UFO's: The Extraterrestrial and Other Hypotheses
There are many ideas which are charming if tnie, which would be fün to believe in, which are a delight to think about: reincarnation; the philosopher's stone to tum base metals into gold; thé search for long or possibly indefinitely extended lifetimes; psychokinesis, thé ability to move inanimate objects by thinking at them; precognition, thé ability to foresee thé future; telepathy, the ability to read somebody eise's mind; time travel; leaving one's body (thé literal meaning ofecstasy); becoming one with thé universe. There is a wide range of concepts which would be fascinating especially if oniy they were true.
But precisely because thèse ideas have charm, exactiy because they are of deep emotional significance to us, they are thé ideas we must examine most critically. We must consider them with thé greatest skepticism, and examine in thé greatest détail thé évidence relevant to them. Where we hâve an emotional stake in an idea, we are most likely to deceive ourselves.
Thé idea of benign or hostile superbeings from other planets visiting thé earth clearly belongs in such a list of emotion-rich ideas. There are two sorts of possible self-déceptions hère: either accepting the idea of extraterrestrial Visitation in thé face of very meager évidence because we want it to be true; or rejecting such an idea out of hand, in thé absence of sufficient évidence, because we don't want it to be true. Each of thèse extrêmes is a serions impediment to thé study of UFO's; they affect différent catégories of peuple. A symposium such as this one must spend some time worrying about emotional prédisposition. Rétrospective and Perspective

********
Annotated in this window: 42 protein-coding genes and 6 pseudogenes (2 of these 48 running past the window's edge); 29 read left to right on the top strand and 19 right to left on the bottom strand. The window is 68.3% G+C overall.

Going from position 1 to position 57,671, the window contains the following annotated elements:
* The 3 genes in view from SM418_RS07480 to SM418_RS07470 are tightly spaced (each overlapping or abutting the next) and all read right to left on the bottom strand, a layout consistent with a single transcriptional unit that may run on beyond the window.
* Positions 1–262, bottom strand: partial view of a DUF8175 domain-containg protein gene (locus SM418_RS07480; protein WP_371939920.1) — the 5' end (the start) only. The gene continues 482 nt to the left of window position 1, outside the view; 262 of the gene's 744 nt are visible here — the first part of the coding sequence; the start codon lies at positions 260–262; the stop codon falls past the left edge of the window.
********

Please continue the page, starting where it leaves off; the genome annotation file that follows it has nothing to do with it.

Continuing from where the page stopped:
l want to discuss first thé extraterrestrial hypothesis of UFO orip' bearing in mind that its assessment dépends upon a large number f factors about which we know little and a few about which we know l'r erally nothing. What l want to lead up to is some crude numerical estimate of the probability that we are frequently visited by extraterrestrial beings.
There is a range of hypotheses which can be examined in such a wav Let me give a simple example: consider thé Santa Claus hypothesis This hypothesis maintains that, in a period of eight hours or so on December 24-25 of each year, an outsized elf visits fifty million homes in thé United States. This is an interesting and widely discussed hypothesis.
Some strong emotions ride on it, and it is argued that at least it does no harm. We can do some calculations. For example, suppose that thé elf in question spends one second per house.